Undoubtedly some great task lies ahead of you. Maybe you suspect that accomplishing it is the key to your purpose, but you’ve been afraid to tackle it. Perhaps you’re worried that you will not be able to overcome the failure that could result from attempting it. Plan to do it. Don’t jump into it frivolously. (If you’ve tried and failed at it once already, then you probably wouldn’t be frivolous.) Get back up on your feet,
Stop ruminating in the past.
Smart and generally happy people experience greater success because they are good gatekeepers of what they allow into their minds, including unwanted thoughts from previous life events.
We’ve all experienced failure, pain and tragedy. But if you’re still obsessing today (or a week from now) over a bad decision or something that went terribly wrong, you’re choosing the wrong mental path.
The difference between successful people and others is how long they spend time feeling sorry for themselves.
Accept that failures and setbacks are part of the learning process of life. This is especially true for entrepreneurs. Heal and recover from those moments, learn from them, remember the lessons, put it in the past and move on. That’s what emotionally-healthy and successful people do, and now you can too.
If you’re willing to stay determined, work according to a plan, and keep getting up when you get knocked down, you will be able to achieve your goals—and someday your dreams.
But not so with you. Rather, let the greatest among you become as the youngest, and the leader as one who serves.
Remember your leaders, those who spoke to you the word of God. Consider the outcome of their way of life, and imitate their faith.
1 Timothy 3:1-13
The saying is trustworthy: If anyone aspires to the office of overseer, he desires a noble task. Therefore an overseer must be above reproach, the husband of one wife, sober-minded, self-controlled, respectable, hospitable, able to teach, not a drunkard, not violent but gentle, not quarrelsome, not a lover of money. He must manage his own household well, with all dignity keeping his children submissive, for if someone does not know how to manage his own household, how will he care for God’s church? …
Show yourself in all respects to be a model of good works, and in your teaching show integrity, dignity
- “The real test is not whether you avoid failure, because you won’t. It’s whether you let it harden or shame you into inaction, or whether you learn from it; whether you choose to persevere.” –Barack Obama
- “Life is 10 percent what happens to me and 90 percent of how I react to it.” –Charles Swindoll
- “If you look at what you have in life, you’ll always have more. If you look at what you don’t have in life, you’ll never have enough.” –Oprah Winfrey
Leaders Leading Leaders
The Q’s Daily Decision To Accelerate His Fitness Fellowship And Faith
A man needs help to Get Right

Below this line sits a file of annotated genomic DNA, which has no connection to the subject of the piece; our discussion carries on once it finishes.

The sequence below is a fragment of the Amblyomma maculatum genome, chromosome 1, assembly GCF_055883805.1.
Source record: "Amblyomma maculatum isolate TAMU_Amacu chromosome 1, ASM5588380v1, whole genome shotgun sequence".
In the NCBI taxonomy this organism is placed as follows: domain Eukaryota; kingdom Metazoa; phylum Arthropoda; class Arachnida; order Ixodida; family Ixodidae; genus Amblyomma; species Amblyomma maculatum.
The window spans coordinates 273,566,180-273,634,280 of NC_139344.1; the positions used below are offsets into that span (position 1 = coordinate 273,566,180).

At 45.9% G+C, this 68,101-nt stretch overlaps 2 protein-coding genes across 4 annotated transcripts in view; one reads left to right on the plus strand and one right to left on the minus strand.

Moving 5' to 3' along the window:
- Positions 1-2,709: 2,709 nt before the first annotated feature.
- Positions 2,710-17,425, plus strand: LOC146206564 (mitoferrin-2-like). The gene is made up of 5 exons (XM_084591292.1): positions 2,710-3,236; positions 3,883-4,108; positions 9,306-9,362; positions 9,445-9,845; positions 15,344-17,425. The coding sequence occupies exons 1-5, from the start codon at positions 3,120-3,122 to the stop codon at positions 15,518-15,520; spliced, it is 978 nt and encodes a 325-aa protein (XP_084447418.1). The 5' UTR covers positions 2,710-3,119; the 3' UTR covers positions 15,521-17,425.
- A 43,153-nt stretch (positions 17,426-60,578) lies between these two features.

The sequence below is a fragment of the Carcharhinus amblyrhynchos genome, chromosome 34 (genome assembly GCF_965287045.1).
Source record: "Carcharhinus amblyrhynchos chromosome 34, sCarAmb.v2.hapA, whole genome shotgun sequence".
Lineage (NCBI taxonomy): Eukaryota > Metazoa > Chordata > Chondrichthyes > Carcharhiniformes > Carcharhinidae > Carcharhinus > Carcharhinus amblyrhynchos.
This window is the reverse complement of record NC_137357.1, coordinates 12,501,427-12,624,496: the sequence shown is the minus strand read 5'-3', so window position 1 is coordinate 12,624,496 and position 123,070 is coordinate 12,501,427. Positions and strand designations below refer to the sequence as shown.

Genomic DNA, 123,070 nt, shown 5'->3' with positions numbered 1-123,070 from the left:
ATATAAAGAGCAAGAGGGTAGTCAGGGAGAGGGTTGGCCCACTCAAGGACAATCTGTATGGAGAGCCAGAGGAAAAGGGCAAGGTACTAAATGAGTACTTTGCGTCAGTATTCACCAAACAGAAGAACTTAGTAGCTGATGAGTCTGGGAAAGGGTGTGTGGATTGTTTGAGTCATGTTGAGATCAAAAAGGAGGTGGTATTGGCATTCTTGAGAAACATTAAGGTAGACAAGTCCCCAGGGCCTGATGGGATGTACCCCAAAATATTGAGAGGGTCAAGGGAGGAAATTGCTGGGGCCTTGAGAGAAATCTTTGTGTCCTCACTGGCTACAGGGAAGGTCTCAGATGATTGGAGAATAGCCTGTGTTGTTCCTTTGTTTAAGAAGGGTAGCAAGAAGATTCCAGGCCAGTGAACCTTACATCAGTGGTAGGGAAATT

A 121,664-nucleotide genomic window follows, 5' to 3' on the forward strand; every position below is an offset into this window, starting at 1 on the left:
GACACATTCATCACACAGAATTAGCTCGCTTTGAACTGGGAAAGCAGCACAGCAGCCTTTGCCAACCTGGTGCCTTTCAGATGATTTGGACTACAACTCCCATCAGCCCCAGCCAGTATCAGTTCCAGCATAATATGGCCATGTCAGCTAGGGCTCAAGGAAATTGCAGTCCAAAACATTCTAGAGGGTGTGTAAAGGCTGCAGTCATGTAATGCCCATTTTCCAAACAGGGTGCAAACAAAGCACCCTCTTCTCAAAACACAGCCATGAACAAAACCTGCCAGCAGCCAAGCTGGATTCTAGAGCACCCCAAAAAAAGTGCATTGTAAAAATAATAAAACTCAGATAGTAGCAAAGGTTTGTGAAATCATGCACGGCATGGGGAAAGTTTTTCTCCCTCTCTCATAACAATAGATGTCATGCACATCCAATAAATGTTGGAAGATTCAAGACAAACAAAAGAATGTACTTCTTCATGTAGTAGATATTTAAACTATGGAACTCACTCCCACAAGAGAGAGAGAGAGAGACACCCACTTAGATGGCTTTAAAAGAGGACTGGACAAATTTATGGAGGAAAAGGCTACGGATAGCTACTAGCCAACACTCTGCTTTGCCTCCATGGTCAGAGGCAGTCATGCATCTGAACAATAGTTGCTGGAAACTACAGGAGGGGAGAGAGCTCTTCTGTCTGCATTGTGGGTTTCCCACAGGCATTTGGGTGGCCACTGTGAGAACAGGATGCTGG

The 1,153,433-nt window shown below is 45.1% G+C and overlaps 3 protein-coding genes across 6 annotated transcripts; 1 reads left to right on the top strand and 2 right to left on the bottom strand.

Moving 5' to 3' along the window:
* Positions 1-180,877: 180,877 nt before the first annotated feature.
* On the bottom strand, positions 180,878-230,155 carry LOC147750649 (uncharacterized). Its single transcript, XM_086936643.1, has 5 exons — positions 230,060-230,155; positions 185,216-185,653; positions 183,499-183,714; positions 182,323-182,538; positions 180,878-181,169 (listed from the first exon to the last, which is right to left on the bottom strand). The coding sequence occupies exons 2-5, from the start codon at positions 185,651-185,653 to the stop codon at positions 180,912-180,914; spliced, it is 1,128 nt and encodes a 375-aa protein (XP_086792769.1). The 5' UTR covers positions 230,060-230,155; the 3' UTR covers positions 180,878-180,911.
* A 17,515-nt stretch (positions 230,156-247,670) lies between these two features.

The boats of some men have been so long capsized that they have gradually surrendered to a life of being swept downstream by circumstance. Having lost the ability to make headway, they become fully focused on mere survival. We call these men Sad Clowns and their affliction Sad Clown Syndrome .
The symptoms of Sad Clown Syndrome are subtle, so the malady can be difficult to diagnose. The Sad Clown may not be chronically obese—but he is not physical fit, lacking in strength, speed, stamina and toughness. He may not be alone—but he is lonely, living bereft of meaningful male friendships. He may not be unemployed—but he lacks true purpose, having no clear vision or direction governing the things he does or fails to do. The Sad Clown may seem happy on the outside—but that is only what he seems to be, not what he is.
Focused on mere survival, the Sad Clown zombie-shuffles through the motions of his life governed by his perception of what is expected of him from the world rather than in the manner for which he was created. Having no sense of purpose other than existential continuity, he squanders his days and energy trying to seem like a man rather than be one. This makes him a Mascot , aspiring for little more than the clearance of his last check in the final fearful moments before greeting what awaits him in the Super Unknown .
Although uncomfortably numbed to his condition, a Mascot may be aware enough to make periodic attempts to invigorate himself. He (if he can fit into his shorts) goes to the gym for a week or so every January. He (if he can fit it into his work) tries to make that yearly golf trip with his college buddies. He (if he can fit it into his schedule) makes a few appearances at the family dinner table. But these tepid attempts to self-invigorate his life never seem to bear lasting fruit. They always lead him back by the end of every year to the exact place he started—only now, one year closer to death.
Going it alone, the Mascot is doomed to fail because no man can disengage the death grip he holds on his own status quo. Absent a Disrupter, a man willing and able to create a disturbance in his enervated life, he will remain just as he is, clinging to the capsized boat of his life and incapable of initiating the Movement required to Get Right.
A man must turn pro to Get Right
#DRP continues here